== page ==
I was looking through my journals and found this I’d written about a novel I’d read eight years ago, The Dogs of Babel by Carolyn Parkhurst, a remarkably well-written book about a man whose wife has just been killed by falling from a high apple tree, the only witness to the tragedy being their dog Lorelei. So the man embarks on a project in which he will teach his dog how to talk, to let him know what he needs to know about his wife’s death.
But as to the writing, here are some quotes that just leaped out at me for their beauty and truth: “I was thirty-nine when I met Lexy. Before that, I was married for many years to a woman whose voice filled our house like a thick mortar, sealing every crack and corner. Maura, this first wife of mine, spoke so much while saying so little that I sometimes felt as if I were drowning in the heavy paste of her words.”
“All this to say: I am forty-three years old. I may yet live another forty. What do I do with those years? How do I fill them without Lexy? When I come to tell the story of my life, there will be a line, creased and blurred and soft with age, where she stops. If I win the lottery, if I father a child, if I lose the use of my legs, it will be after she has finished knowing me. ‘When I get to Heaven,’ my grandmother used to say, widowed at thirty-nine, ‘your grandfather won't even recognize me.’ ”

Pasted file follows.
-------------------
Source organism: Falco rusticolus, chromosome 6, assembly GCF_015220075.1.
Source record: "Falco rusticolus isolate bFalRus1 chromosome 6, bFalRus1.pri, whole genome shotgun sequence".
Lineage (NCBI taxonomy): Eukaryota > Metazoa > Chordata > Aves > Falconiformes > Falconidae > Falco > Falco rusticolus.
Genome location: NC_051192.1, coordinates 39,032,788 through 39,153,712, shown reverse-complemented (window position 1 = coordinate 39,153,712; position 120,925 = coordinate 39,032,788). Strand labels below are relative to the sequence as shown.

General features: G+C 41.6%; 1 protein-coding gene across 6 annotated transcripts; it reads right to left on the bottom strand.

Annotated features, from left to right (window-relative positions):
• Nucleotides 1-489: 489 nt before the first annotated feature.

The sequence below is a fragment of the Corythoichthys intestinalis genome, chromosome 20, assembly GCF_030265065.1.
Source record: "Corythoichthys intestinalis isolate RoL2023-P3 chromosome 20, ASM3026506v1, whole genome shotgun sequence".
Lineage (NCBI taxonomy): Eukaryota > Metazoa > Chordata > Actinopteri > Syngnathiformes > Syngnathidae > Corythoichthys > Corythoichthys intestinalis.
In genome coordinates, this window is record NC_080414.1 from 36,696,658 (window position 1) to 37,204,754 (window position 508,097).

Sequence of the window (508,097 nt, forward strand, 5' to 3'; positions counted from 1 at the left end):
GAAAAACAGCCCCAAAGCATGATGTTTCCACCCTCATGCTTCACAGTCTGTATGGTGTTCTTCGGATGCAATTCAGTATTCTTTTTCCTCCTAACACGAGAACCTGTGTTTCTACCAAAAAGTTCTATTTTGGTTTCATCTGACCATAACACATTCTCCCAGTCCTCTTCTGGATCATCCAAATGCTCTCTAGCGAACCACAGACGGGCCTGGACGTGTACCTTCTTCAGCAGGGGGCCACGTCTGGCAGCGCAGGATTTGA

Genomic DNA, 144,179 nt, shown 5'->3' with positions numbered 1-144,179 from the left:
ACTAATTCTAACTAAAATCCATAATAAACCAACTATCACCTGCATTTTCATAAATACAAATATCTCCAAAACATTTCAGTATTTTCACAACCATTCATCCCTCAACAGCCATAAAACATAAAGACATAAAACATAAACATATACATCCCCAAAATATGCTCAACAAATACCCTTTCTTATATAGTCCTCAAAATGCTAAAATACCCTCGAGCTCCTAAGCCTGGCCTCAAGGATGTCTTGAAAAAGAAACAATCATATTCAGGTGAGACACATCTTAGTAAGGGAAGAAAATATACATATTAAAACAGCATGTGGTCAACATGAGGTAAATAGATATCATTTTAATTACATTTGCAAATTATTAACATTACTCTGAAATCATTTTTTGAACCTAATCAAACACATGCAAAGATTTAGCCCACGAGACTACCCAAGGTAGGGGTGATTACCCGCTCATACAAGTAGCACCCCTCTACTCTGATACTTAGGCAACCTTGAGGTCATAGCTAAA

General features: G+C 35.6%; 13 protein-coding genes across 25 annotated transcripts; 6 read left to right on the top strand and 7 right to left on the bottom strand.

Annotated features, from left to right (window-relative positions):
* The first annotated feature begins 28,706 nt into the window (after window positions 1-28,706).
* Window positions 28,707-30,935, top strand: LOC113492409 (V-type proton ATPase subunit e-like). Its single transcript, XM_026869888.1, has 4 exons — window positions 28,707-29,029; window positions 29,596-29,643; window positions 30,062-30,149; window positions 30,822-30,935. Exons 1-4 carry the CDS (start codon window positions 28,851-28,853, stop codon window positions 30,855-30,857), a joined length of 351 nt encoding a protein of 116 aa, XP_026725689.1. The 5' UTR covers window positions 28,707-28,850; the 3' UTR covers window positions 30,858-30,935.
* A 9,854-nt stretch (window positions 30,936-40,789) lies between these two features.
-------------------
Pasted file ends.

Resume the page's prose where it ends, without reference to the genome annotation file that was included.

“How can it be, I wondered, that we can be lying in bed next to a person we love wholly and helplessly, a person we love more than our own breath, and still ache to think of the one who caused us pain all those years ago? It's the betrayal of this second heart of ours, its flesh tied off like a fingertip twined tightly round with a single hair, blue-tinged from lack of blood. The shameful squeeze of it.”
“I sing of a woman with ink on her hands and pictures hidden beneath her hair. I sing of a dog with skin like velvet pushed the wrong way.I sing of the shape a fallen body makes in the dirt beneath a tree, and I sing of an ordinary man who is wanted to know things no human being could tell him. This is the true beginning.”
Through a series of flashbacks we learn more about the woman he married, this Lexy who made fabulous papier-mache masks in her basement. I can feel the depth of the man’s despair, trying to piece out the puzzle of his wife’s odd fall from the apple tree. I can empathize with his feeling for his dear sweet Lorelei, the dog who had to have his larynx removed in order to tell his master exactly what had happened to his wife.
What an unusual story and one that I’d recommend highly, now that I’ve remembered what it was like from eight years ago.